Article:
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Transforming Society

Securing Rights

Restoring Dignity

Media Advisory: SAHRC - Free State Provincial Office will be conducting Equality Court workshop for the South African Police Services in Bloemfontein 

Attention: Editors and Reporters

27 October 2021

Since the famous hate speech case of July 2008 by Jonathan Qwelane, a prominent South African journalist, whose article titled, “Call me names – but gay is NOT okay,” wrote “[t]he real problem, as I see it, is the rapid degradation of values and traditions by the so-called liberal influences of nowadays; you regularly see men kissing other men in public, walking holding hands and shamelessly flaunting what have misleadingly termed their ‘lifestyle’ and ‘sexual preferences”. Moreover, to the not so recent cases of Adam Catzavelos posting a video of himself on a Greek beach where he expressed his joy at not seeing a single black person and uses the K-word, and Penny Sparrow whose denunciation about rubbish on a beach compared black revellers to monkeys, many people started to show interest in the Equality matters, especially in big cities such as Johannesburg and Cape Town. However, in small cities such as Bloemfontein, many people still have to be encouraged to use such courts.  There are sectors of society that still need to be conscientised about matters relating to equality courts.

The Equality Courts’ purpose is to decide matters precisely relating to violations of the right to equality, hate speech, and unfair discrimination, with a view towards eliminating the effects of apartheid which basically divided the country along gender, racial and economic class. The casual nature of proceedings in Equality Courts, in addition to the fact that many CSOs and Human Rights Organisations are prepared to support Complainants in prosecuting their claims, makes the Equality Courts a viable resource within which disenfranchised Complainants may pursue redress.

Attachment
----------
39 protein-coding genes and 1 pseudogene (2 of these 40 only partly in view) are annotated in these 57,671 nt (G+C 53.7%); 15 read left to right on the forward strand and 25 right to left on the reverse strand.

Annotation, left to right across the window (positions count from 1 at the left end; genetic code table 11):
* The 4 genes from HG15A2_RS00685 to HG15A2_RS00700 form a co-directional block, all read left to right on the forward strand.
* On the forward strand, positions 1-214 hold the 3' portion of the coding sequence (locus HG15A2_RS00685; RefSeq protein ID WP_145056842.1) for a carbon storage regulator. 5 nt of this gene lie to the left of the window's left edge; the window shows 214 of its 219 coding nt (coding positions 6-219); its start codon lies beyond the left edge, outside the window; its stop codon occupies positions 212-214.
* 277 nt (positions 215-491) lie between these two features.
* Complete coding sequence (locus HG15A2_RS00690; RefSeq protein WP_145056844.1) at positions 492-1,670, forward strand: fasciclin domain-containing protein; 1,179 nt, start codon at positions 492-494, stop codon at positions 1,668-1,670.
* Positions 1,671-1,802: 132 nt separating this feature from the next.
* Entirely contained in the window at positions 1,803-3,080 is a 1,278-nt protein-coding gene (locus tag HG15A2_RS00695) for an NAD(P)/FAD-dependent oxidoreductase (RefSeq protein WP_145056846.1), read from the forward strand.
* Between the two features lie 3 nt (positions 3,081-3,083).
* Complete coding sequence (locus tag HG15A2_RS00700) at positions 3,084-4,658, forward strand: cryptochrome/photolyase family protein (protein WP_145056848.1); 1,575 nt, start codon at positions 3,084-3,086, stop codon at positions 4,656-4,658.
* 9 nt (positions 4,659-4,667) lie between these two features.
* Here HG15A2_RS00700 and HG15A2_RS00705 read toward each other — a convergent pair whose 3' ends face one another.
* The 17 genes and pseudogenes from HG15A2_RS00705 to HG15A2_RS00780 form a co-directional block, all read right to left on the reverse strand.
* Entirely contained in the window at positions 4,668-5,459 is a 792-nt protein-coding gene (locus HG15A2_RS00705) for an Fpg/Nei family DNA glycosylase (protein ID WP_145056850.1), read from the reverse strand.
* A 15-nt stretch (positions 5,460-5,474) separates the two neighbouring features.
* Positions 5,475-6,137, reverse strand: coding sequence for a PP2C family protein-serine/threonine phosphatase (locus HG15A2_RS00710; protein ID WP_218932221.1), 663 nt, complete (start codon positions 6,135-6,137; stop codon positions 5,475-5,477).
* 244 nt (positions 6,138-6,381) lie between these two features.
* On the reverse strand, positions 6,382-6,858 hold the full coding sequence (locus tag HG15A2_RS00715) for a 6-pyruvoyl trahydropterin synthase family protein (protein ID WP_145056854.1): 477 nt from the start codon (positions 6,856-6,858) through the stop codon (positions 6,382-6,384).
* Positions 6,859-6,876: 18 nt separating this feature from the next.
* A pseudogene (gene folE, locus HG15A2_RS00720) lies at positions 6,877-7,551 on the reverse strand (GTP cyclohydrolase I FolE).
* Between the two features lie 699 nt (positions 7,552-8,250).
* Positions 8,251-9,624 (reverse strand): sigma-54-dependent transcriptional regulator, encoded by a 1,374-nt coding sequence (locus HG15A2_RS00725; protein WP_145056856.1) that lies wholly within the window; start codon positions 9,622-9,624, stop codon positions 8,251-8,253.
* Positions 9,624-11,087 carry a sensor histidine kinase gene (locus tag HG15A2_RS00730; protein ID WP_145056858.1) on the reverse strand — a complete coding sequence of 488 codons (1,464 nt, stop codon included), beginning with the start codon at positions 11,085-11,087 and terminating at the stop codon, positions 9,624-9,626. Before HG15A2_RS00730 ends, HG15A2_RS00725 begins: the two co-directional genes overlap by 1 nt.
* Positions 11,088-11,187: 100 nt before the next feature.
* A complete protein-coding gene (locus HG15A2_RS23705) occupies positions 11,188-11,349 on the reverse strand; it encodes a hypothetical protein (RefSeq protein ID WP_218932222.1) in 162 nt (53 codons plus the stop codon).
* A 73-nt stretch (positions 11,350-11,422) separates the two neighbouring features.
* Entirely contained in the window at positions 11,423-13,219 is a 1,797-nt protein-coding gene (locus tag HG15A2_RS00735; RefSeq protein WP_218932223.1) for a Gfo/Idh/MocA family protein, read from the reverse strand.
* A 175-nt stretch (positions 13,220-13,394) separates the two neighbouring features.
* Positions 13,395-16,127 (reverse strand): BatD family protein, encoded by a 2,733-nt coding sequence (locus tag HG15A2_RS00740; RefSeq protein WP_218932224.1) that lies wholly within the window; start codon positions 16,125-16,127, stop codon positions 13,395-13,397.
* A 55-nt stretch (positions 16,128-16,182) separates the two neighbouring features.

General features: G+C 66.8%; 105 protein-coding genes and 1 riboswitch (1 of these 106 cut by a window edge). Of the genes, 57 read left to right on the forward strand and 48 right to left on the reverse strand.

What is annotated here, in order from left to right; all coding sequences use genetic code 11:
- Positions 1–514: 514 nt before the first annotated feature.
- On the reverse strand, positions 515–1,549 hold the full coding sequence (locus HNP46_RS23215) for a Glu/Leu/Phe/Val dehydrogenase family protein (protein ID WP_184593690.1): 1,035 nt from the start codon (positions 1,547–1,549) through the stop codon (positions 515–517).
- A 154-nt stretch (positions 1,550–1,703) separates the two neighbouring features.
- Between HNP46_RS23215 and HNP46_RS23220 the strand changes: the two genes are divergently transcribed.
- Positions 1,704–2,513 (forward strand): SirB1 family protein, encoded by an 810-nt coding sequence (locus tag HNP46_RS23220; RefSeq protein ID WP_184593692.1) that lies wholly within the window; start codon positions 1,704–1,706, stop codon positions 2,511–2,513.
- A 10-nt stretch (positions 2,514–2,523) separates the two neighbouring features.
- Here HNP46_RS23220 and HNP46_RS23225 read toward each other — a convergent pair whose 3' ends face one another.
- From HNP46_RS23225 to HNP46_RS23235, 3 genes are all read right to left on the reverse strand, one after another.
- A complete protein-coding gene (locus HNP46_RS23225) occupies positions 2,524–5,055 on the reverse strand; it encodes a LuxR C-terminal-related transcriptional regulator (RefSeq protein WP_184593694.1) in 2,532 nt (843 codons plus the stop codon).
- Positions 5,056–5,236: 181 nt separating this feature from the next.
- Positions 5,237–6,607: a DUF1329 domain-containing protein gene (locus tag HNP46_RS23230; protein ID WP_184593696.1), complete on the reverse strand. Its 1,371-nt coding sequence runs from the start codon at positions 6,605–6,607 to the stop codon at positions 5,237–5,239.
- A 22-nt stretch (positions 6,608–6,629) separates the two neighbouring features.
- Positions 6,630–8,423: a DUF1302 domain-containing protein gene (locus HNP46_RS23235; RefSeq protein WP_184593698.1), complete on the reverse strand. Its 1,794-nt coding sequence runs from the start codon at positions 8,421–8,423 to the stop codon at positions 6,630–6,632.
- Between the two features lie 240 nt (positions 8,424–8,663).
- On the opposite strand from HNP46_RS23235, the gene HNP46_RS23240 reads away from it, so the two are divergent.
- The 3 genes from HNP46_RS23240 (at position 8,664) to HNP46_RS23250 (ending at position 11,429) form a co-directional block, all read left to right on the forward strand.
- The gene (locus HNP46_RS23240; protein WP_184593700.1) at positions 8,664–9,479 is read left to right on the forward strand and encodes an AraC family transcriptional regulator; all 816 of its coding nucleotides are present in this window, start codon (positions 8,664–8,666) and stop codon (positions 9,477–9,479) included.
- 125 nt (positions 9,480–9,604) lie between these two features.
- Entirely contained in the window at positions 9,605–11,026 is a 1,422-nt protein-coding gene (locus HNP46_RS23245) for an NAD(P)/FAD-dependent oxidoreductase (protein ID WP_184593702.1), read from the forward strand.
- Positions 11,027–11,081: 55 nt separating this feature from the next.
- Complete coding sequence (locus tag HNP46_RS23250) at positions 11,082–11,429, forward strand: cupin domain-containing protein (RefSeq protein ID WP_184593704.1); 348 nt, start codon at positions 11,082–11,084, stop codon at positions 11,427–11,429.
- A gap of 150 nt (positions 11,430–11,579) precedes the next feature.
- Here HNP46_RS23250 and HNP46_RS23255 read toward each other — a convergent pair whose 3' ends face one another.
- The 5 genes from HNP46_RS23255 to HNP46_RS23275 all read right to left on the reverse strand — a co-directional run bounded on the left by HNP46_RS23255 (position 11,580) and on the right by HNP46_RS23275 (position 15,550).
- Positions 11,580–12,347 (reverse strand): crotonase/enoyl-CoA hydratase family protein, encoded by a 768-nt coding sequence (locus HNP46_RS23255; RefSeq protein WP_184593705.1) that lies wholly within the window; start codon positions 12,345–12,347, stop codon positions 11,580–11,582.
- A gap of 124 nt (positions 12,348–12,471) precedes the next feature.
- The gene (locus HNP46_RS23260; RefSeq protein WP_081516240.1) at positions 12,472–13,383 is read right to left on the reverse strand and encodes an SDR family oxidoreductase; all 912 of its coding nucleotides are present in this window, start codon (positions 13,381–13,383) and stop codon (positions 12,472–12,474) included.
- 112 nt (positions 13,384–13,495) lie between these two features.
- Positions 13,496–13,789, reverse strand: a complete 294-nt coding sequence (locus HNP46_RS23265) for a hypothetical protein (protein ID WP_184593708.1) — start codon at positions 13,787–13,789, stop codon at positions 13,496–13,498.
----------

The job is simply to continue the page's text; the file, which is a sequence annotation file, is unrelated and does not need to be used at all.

Many of these Complaints usually have elements of Crimen Injuria, hate speech and/ordiscrimination. Unfortunately police officials at service centres usually struggle with separating these elements, as such they do not refer parts of complaints to the Commission or other institutions like Commission for Gender Equality (CGE).

In line with the above, the FSPO will be conducting a workshop where a number of South African Police Services Officials will be trained, so as to ensure that equality matters do not continue to go underreported.

The training details are as follows:

 

  • Date:         28 October 2021
  • Venue:      Bobbiespark
  • Time:        08h30 - 13h00

 

ENDS-

For further information or enquiries, please contact; SAHRC FS Provincial Manager, Mr. Thabang Kheswa on This email address is being protected from spambots. You need JavaScript enabled to view it.or FS Advocacy and Research Officer, Mr. Lecholo Nkabiti on This email address is being protected from spambots. You need JavaScript enabled to view it. or 051 447 1130/081 349 7860.

The South African Human Rights Commission.

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The Human Rights Commission is the national institution established to support constitutional democracy. It is committed to promote respect for, observance of and protection of human rights for everyone without fear or favour.

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